There is no definitively correct answer on revision. All students learn and revise in a variety of different ways.
However, my advice when it comes to History at A-Level and even during my studies at undergraduate level would be to dissect what applies to all students when it comes to succeeding in a History exam.
For A-Level, that would be:
i) Evidence - Primarily facts and dates.
ii) Analysis - the ability to apply these facts to an argument.
iii) Argument - being able to write persuasively.
These three skills are crucial to achieving an A or an A*. My tips for each one are as follows:
This is the 'nitty gritty' of History at A-Level and GCSE. The facts. Where it's won and lost on the day of the exam.
You are going to need to master dates, names and details. This can be incredibly dull, but if you nail your revision techniques, it honestly can be fun and you will be genuinely surprised at how quickly you commit information and knowledge to memory.
The way I did this: Revision cards.
Take some time to look through your syllabus. Get your textbook out and get writing. I believe writing down key facts, narratives and details is the best way to learn. Buy a pen that can select different colours to underline certain words, assign different aspects of revision different colours. For me, names were underlined in blue, dates were green and causes, effects and consequences that were crucial to different narratives in my history course were red.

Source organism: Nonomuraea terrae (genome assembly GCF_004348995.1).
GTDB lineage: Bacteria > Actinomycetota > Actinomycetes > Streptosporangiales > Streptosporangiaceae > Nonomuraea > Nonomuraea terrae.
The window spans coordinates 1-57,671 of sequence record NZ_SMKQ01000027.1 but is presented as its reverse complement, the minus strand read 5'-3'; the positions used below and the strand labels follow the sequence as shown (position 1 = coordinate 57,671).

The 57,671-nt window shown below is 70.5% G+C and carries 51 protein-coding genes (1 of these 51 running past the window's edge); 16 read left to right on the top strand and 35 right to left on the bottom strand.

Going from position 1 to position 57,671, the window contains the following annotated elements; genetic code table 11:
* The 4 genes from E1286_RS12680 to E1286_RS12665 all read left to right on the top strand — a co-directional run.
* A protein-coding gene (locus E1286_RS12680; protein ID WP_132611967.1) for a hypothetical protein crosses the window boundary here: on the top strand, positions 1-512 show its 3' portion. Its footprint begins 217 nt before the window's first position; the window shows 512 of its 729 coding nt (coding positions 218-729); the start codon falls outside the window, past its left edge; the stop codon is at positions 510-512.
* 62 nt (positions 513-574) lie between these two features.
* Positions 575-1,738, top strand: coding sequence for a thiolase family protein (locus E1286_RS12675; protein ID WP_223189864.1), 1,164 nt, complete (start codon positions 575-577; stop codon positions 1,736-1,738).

Read them back to yourself. Speak these cards out loud, use acronyms and private (if necessary, inappropriate) jokes in your cards. As a tutor and a student that was in the position of History A-Level/GCSE students just a few years ago, I aim to give realistic advice: this will take time and effort, but it's worth it for the top marks.
This will come primarily from writing practice essays - your 'evidence' revision cards will also be very helpful. Basically, analysis means 'Fact X means that...' Although facts are crucial to succeeding in History exams, without the ability to connect these details to an intelligent point, they are useless.
Historians are an argumentative bunch. Examiners want you to make assertions. But, crucially, these cannot be empty assertions. They MUST be reinforced with evidence and linked to your analysis. Creating an argument and writing persuasively will also primarily come from practice essays. I am happy to take you through structure and examples.
I hope this helps!